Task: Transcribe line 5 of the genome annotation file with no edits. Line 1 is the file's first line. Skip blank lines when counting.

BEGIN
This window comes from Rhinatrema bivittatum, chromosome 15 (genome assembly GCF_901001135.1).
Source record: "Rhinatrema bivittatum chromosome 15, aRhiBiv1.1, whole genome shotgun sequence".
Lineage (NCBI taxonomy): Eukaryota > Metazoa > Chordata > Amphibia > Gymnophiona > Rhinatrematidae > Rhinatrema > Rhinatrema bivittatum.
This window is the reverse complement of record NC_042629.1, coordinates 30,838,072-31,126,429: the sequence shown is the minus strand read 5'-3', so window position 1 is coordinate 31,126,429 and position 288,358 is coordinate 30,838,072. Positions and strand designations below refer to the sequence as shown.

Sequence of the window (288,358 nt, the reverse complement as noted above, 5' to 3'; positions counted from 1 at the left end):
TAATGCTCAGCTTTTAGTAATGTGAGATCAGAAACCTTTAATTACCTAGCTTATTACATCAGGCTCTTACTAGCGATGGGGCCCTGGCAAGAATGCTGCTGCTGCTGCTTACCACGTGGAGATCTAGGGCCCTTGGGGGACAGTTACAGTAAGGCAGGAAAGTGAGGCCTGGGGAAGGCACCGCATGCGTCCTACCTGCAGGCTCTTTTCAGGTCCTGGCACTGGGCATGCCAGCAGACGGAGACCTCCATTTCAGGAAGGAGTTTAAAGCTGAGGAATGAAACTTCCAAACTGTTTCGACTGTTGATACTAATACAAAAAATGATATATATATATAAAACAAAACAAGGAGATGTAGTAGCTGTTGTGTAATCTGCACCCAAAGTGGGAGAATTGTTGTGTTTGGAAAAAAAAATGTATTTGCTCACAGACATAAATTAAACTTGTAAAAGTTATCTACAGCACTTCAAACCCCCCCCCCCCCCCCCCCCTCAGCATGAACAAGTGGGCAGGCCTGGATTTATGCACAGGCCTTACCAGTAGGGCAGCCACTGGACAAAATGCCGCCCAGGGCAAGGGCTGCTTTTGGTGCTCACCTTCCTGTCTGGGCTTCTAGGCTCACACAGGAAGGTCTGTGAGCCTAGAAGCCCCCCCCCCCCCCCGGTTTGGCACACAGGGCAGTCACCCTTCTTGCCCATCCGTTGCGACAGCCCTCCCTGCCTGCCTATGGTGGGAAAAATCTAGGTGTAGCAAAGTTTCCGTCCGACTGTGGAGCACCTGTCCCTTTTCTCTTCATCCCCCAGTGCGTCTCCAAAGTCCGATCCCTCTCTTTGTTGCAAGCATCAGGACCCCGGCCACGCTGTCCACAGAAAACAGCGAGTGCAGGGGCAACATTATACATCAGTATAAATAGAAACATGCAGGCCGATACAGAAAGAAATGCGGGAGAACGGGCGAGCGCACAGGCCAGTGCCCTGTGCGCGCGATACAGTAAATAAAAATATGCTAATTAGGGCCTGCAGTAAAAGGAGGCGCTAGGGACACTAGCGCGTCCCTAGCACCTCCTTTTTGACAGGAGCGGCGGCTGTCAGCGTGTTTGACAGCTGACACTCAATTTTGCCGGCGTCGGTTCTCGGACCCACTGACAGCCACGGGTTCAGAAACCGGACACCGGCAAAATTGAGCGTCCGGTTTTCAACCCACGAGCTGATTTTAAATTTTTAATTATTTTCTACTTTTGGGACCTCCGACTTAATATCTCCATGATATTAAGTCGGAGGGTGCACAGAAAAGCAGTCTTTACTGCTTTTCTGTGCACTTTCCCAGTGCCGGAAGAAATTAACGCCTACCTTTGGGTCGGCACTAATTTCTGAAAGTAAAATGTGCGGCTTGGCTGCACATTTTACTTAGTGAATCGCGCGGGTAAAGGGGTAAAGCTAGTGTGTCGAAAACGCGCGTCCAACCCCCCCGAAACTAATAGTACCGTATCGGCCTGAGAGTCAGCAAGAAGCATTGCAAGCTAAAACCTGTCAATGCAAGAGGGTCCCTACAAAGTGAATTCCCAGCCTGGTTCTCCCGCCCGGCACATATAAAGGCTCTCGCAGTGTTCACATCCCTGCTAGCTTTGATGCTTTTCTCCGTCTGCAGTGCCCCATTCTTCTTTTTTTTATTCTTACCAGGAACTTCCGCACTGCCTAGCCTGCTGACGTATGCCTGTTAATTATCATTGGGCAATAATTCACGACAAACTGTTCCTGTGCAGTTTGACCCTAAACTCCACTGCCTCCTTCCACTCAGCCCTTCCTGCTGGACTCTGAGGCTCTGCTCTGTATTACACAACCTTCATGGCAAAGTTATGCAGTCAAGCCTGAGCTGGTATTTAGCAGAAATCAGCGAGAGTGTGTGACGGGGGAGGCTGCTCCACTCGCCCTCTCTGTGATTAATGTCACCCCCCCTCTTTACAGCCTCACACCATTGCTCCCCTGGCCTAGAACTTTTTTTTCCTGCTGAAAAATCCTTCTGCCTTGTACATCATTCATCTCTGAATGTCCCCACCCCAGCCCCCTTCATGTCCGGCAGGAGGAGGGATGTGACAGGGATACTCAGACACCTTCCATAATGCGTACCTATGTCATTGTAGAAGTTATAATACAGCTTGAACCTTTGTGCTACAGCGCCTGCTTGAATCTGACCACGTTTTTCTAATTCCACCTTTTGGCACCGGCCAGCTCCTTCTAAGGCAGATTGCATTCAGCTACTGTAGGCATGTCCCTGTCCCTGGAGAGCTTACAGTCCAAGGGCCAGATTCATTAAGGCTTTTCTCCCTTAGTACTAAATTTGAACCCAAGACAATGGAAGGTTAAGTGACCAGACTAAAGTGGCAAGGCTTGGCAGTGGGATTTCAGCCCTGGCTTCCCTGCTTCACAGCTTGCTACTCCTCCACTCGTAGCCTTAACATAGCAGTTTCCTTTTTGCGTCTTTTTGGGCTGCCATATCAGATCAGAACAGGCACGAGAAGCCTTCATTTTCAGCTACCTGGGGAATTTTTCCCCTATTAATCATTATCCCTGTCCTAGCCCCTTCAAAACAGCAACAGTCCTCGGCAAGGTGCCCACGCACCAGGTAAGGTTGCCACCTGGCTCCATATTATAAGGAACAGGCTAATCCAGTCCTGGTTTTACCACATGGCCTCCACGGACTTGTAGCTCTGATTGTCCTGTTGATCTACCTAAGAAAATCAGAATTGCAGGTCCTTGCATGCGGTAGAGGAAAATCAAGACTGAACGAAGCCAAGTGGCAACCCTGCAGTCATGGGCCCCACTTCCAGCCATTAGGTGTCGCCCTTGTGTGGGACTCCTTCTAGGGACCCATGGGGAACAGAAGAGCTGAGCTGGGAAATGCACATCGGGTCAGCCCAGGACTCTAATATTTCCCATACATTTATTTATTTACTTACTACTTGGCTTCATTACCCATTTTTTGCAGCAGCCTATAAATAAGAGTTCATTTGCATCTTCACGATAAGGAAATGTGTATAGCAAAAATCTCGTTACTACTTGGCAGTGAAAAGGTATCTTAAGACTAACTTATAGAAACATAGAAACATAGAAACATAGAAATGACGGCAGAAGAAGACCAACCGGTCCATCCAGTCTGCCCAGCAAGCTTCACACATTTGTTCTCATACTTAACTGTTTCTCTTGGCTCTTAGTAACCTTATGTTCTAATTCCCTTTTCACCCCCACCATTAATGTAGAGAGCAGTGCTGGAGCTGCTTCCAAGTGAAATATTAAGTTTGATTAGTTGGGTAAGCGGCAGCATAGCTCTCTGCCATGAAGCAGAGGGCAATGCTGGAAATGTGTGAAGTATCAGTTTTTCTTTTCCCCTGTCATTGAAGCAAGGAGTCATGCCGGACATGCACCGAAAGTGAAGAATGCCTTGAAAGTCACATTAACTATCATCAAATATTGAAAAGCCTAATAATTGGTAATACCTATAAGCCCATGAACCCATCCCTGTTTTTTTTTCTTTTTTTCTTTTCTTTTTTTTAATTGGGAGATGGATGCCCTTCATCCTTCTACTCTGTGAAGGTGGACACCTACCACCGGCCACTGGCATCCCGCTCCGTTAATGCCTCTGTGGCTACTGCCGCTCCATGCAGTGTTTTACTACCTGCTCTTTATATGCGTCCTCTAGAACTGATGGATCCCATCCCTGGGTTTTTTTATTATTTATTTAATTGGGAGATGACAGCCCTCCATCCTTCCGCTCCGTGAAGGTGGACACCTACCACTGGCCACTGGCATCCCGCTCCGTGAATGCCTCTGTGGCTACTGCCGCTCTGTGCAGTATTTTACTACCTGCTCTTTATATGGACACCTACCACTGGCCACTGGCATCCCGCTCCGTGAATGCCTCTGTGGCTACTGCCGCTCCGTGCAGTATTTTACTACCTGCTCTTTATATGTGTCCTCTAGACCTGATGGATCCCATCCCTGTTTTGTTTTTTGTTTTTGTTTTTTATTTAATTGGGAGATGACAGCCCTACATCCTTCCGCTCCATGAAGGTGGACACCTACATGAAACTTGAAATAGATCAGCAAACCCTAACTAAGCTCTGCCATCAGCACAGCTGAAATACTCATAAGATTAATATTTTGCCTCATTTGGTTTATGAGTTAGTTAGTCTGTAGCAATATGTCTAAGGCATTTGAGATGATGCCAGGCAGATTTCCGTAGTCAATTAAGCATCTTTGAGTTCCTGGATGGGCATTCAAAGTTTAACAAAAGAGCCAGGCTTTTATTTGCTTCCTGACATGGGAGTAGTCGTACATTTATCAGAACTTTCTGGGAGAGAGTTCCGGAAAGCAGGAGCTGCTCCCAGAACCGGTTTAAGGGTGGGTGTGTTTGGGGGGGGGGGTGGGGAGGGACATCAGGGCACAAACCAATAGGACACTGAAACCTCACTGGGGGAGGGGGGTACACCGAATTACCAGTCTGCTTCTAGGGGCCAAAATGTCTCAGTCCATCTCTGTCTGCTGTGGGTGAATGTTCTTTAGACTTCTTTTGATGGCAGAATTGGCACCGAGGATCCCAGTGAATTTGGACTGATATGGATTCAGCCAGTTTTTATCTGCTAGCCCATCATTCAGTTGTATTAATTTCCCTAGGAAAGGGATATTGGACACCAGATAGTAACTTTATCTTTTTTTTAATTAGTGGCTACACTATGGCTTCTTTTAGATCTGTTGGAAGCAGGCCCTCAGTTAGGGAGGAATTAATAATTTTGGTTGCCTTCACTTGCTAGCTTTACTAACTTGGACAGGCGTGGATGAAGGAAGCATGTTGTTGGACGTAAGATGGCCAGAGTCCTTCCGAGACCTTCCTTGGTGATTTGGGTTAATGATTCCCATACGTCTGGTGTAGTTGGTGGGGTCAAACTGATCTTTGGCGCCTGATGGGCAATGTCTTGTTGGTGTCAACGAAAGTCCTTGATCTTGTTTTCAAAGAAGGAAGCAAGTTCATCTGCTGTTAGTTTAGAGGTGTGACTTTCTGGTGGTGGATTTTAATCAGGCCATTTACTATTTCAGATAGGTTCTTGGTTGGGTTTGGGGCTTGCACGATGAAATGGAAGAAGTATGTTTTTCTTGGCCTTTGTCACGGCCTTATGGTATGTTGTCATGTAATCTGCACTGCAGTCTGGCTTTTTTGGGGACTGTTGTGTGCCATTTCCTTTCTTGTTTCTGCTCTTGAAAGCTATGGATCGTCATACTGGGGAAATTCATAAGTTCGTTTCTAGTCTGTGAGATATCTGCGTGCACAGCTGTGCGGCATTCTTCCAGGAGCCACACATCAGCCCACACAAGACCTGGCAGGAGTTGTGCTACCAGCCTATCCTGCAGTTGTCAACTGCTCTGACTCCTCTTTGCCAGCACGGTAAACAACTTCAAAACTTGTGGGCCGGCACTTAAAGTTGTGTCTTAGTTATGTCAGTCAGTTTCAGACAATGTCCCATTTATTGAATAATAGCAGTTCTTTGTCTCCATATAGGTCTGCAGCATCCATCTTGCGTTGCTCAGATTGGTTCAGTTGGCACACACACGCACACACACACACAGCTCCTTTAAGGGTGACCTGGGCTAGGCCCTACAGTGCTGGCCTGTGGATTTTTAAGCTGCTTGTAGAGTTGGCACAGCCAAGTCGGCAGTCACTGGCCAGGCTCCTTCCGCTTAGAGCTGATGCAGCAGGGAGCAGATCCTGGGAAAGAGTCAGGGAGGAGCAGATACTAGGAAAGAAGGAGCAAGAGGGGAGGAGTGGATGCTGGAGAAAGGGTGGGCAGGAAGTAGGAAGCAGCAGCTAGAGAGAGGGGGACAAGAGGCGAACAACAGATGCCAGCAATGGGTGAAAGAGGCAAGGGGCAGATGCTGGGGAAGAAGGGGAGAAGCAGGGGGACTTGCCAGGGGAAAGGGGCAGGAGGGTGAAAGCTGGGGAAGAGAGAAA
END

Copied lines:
Sequence of the window (288,358 nt, the reverse complement as noted above, 5' to 3'; positions counted from 1 at the left end):